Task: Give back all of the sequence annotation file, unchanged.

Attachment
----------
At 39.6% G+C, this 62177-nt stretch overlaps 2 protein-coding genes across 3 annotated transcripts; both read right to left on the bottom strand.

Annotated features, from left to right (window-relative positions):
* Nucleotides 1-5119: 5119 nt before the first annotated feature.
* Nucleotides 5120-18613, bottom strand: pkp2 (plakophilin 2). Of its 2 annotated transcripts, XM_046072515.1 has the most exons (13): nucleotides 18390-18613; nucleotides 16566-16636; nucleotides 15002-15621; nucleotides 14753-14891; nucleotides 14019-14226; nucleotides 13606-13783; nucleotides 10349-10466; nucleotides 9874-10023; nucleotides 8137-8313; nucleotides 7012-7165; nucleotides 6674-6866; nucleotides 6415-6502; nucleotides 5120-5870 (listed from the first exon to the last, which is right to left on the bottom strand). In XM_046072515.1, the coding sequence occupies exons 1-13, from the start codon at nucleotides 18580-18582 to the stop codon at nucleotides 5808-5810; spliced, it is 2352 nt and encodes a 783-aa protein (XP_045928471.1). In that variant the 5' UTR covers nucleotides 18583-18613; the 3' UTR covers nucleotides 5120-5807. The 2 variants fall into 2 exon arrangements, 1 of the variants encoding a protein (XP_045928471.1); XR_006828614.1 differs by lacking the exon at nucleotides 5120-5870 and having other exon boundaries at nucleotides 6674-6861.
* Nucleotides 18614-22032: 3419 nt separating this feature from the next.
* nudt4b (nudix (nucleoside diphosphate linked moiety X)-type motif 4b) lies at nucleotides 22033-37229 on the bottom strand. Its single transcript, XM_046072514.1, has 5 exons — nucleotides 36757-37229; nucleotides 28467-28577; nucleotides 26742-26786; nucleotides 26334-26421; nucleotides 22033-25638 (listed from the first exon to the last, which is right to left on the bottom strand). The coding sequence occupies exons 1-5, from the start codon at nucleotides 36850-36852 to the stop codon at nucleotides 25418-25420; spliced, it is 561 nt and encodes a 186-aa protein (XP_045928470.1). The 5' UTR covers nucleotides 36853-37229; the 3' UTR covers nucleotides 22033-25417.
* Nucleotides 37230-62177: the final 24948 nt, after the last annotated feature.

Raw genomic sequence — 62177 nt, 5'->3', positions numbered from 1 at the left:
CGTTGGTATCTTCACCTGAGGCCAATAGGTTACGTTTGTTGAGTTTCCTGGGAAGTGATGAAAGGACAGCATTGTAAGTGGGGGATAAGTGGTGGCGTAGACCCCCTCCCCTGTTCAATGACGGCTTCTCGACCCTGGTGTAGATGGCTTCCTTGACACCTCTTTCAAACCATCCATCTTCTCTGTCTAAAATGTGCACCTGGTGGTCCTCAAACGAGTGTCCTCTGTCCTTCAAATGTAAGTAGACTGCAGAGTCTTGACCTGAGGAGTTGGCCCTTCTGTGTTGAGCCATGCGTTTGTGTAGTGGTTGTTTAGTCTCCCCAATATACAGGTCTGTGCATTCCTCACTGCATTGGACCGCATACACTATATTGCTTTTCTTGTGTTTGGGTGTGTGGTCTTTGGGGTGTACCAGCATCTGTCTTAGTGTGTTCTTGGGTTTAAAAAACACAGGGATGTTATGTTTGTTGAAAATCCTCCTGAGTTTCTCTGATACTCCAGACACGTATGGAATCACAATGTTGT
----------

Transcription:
At 39.6% G+C, this 62177-nt stretch overlaps 2 protein-coding genes across 3 annotated transcripts; both read right to left on the bottom strand.

Annotated features, from left to right (window-relative positions):
* Nucleotides 1-5119: 5119 nt before the first annotated feature.
* Nucleotides 5120-18613, bottom strand: pkp2 (plakophilin 2). Of its 2 annotated transcripts, XM_046072515.1 has the most exons (13): nucleotides 18390-18613; nucleotides 16566-16636; nucleotides 15002-15621; nucleotides 14753-14891; nucleotides 14019-14226; nucleotides 13606-13783; nucleotides 10349-10466; nucleotides 9874-10023; nucleotides 8137-8313; nucleotides 7012-7165; nucleotides 6674-6866; nucleotides 6415-6502; nucleotides 5120-5870 (listed from the first exon to the last, which is right to left on the bottom strand). In XM_046072515.1, the coding sequence occupies exons 1-13, from the start codon at nucleotides 18580-18582 to the stop codon at nucleotides 5808-5810; spliced, it is 2352 nt and encodes a 783-aa protein (XP_045928471.1). In that variant the 5' UTR covers nucleotides 18583-18613; the 3' UTR covers nucleotides 5120-5807. The 2 variants fall into 2 exon arrangements, 1 of the variants encoding a protein (XP_045928471.1); XR_006828614.1 differs by lacking the exon at nucleotides 5120-5870 and having other exon boundaries at nucleotides 6674-6861.
* Nucleotides 18614-22032: 3419 nt separating this feature from the next.
* nudt4b (nudix (nucleoside diphosphate linked moiety X)-type motif 4b) lies at nucleotides 22033-37229 on the bottom strand. Its single transcript, XM_046072514.1, has 5 exons — nucleotides 36757-37229; nucleotides 28467-28577; nucleotides 26742-26786; nucleotides 26334-26421; nucleotides 22033-25638 (listed from the first exon to the last, which is right to left on the bottom strand). The coding sequence occupies exons 1-5, from the start codon at nucleotides 36850-36852 to the stop codon at nucleotides 25418-25420; spliced, it is 561 nt and encodes a 186-aa protein (XP_045928470.1). The 5' UTR covers nucleotides 36853-37229; the 3' UTR covers nucleotides 22033-25417.
* Nucleotides 37230-62177: the final 24948 nt, after the last annotated feature.

Raw genomic sequence — 62177 nt, 5'->3', positions numbered from 1 at the left:
CGTTGGTATCTTCACCTGAGGCCAATAGGTTACGTTTGTTGAGTTTCCTGGGAAGTGATGAAAGGACAGCATTGTAAGTGGGGGATAAGTGGTGGCGTAGACCCCCTCCCCTGTTCAATGACGGCTTCTCGACCCTGGTGTAGATGGCTTCCTTGACACCTCTTTCAAACCATCCATCTTCTCTGTCTAAAATGTGCACCTGGTGGTCCTCAAACGAGTGTCCTCTGTCCTTCAAATGTAAGTAGACTGCAGAGTCTTGACCTGAGGAGTTGGCCCTTCTGTGTTGAGCCATGCGTTTGTGTAGTGGTTGTTTAGTCTCCCCAATATACAGGTCTGTGCATTCCTCACTGCATTGGACCGCATACACTATATTGCTTTTCTTGTGTTTGGGTGTGTGGTCTTTGGGGTGTACCAGCATCTGTCTTAGTGTGTTCTTGGGTTTAAAAAACACAGGGATGTTATGTTTGTTGAAAATCCTCCTGAGTTTCTCTGATACTCCAGACACGTATGGAATCACAATGTTGT